Tort Reform, The Sensible Way
"I'm the victim!" proclaims the New Yorker cartoon character, arm in the air, bursting into a room. In an era when fewer and fewer people are willing to shoulder responsibility for their actions, the U.S. legal system has become an arena for assigning blame. Do you have a serious disease? It's the doctor's fault for not curing you, so sue. Cut yourself using a saw? It's the company's fault for not designing it to fit your hand, so sue. Somebody else, with deep pockets, is always to blame. Welcome to the litigious society: America, circa 1995.
The GOP Congress has remedies to offer, and, with one exception, is off to a good start. None too soon. The cult of victimization combined sith jury trials, contingency fees, and punitive damages in civil suits is hurting the economy. Awards are wildly out of proportion to the harm done, prompting companies to spend huge sums to protect themselves--money that could go toward investment and growth. Law firms gross more than $100 billion a year, feeding an army of nearly 800,000 lawyers, up 300% over the past 25 years.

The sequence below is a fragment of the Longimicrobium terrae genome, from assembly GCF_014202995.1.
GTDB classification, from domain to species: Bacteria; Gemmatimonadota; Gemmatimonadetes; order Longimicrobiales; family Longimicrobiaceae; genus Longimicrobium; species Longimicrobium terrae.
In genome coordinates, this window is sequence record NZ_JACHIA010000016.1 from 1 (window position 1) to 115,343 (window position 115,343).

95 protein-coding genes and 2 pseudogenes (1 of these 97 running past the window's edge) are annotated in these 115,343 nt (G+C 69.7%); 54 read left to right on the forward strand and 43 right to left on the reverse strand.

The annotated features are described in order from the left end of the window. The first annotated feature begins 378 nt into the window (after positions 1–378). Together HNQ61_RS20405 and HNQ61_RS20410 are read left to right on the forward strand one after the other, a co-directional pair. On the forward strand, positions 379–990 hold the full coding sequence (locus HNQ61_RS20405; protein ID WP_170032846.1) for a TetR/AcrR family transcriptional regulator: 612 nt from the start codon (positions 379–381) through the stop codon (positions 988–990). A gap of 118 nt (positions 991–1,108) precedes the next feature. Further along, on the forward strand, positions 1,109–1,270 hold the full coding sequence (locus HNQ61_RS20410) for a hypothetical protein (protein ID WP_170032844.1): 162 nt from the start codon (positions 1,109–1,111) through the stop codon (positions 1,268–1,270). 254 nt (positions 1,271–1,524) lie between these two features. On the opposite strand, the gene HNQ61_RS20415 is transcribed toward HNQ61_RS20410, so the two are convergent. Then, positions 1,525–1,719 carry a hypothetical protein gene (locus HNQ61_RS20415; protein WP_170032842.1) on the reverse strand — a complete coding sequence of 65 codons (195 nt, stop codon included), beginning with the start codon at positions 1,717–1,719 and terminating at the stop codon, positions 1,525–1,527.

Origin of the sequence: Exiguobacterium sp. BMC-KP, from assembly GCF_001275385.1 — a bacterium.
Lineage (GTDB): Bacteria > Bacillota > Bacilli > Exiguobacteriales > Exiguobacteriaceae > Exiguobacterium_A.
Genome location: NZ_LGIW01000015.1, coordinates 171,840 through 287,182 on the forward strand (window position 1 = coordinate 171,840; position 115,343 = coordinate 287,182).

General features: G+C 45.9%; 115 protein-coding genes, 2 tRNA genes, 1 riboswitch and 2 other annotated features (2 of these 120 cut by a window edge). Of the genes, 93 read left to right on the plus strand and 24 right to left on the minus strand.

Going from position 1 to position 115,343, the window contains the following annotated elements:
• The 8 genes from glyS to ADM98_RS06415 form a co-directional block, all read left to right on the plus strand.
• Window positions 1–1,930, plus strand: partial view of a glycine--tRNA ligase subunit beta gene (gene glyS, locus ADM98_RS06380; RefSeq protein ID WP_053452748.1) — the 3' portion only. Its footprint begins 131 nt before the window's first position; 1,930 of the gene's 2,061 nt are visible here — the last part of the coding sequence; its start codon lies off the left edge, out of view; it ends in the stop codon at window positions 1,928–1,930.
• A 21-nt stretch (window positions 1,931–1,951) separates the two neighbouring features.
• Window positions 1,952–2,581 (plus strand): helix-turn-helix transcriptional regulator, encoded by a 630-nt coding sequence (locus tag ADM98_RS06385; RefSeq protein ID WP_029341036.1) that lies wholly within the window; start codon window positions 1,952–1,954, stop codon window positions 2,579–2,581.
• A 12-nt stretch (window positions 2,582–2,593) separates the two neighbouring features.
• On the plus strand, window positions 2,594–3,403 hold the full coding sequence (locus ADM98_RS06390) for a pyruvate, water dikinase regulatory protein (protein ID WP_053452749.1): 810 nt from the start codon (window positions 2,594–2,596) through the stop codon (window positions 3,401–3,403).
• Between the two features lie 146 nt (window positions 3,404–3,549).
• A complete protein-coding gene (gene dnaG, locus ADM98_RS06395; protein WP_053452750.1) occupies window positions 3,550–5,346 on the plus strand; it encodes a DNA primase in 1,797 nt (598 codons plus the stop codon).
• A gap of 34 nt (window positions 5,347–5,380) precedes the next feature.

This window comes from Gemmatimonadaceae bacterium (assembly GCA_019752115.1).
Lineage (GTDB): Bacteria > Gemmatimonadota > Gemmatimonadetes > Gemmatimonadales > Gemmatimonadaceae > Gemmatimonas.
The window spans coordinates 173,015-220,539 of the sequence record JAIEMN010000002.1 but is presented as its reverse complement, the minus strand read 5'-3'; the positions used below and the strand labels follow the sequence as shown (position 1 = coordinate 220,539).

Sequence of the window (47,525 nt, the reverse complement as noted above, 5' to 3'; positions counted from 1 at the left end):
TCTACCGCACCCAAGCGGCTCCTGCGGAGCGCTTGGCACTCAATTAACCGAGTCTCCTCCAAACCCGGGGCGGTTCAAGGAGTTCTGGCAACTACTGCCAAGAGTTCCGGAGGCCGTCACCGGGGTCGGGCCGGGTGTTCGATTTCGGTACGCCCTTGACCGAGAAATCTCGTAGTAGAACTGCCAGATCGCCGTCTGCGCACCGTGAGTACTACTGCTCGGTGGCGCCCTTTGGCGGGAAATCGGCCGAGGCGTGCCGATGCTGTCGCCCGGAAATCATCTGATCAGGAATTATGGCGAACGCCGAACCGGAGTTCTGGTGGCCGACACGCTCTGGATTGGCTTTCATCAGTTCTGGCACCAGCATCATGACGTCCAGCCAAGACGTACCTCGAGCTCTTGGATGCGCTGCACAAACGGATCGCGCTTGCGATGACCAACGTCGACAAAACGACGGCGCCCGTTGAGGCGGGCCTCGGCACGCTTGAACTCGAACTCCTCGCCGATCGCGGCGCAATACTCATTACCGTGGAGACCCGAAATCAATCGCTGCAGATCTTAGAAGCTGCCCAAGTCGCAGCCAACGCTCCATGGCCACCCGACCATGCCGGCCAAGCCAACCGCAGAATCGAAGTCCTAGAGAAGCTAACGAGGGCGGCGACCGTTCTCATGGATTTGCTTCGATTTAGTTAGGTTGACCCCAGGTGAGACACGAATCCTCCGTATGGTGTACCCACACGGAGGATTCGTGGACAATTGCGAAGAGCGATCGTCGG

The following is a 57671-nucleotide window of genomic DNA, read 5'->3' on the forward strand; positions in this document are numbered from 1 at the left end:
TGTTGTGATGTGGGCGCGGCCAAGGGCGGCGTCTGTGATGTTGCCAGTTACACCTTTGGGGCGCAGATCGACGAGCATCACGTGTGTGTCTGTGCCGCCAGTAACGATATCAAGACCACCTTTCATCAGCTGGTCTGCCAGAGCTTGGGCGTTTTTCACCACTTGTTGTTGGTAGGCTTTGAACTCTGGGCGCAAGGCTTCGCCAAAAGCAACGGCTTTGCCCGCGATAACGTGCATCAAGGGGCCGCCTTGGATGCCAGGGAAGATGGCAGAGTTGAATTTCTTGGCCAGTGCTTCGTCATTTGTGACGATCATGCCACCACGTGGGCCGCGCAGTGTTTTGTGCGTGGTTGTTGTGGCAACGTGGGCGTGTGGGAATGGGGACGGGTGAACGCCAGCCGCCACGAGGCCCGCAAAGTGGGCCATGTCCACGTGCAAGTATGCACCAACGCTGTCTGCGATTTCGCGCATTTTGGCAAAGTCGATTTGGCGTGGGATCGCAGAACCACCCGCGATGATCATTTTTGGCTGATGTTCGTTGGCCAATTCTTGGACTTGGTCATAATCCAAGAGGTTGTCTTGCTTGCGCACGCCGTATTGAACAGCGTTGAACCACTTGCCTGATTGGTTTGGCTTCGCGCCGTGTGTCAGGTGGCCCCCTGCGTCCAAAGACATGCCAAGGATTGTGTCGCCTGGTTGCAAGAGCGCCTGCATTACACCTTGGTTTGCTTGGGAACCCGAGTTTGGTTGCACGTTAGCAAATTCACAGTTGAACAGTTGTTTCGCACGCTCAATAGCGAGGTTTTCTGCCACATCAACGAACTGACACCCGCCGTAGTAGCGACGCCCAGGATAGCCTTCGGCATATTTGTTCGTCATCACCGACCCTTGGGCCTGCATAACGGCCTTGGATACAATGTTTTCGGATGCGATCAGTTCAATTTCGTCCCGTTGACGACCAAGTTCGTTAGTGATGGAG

Enough. We would prefer judges to be stricter in throwing out frivolous cases. We would like the citizenry to be more responsible. We would prefer the states to do the reforming. But in lieu of that, federal action is necessary. Hence, the congressional proposals to cap some jury verdicts, deter court actions, and get losing litigants to pay all legal fees.
Capping punitive damages at three times compensatory damages would go a long way toward curbing outlandish awards. Limiting joint liability is a good idea, too. Now, deep-pocketed companies are liable for injuries even if they are only tangentially involved in manufacturing or distributing the products alleged to be defective. That's just crazy. So is the granting of huge medical malpractice awards by juries, which would also be capped in the new legislation.
What doesn't work in Congress' package is the English Rule, which forces losers to pay winners' legal fees. It discriminates against the economically weak and is a dangerous lurch to the extremist right. Far better for judges to exercise more discipline and settle cases quickly.
The point of tort reform is not to prevent individuals from using the legal system to find legitimate redress. The issue is common sense and a return to moderation. What the U.S. has now isn't working. It's time to try something else.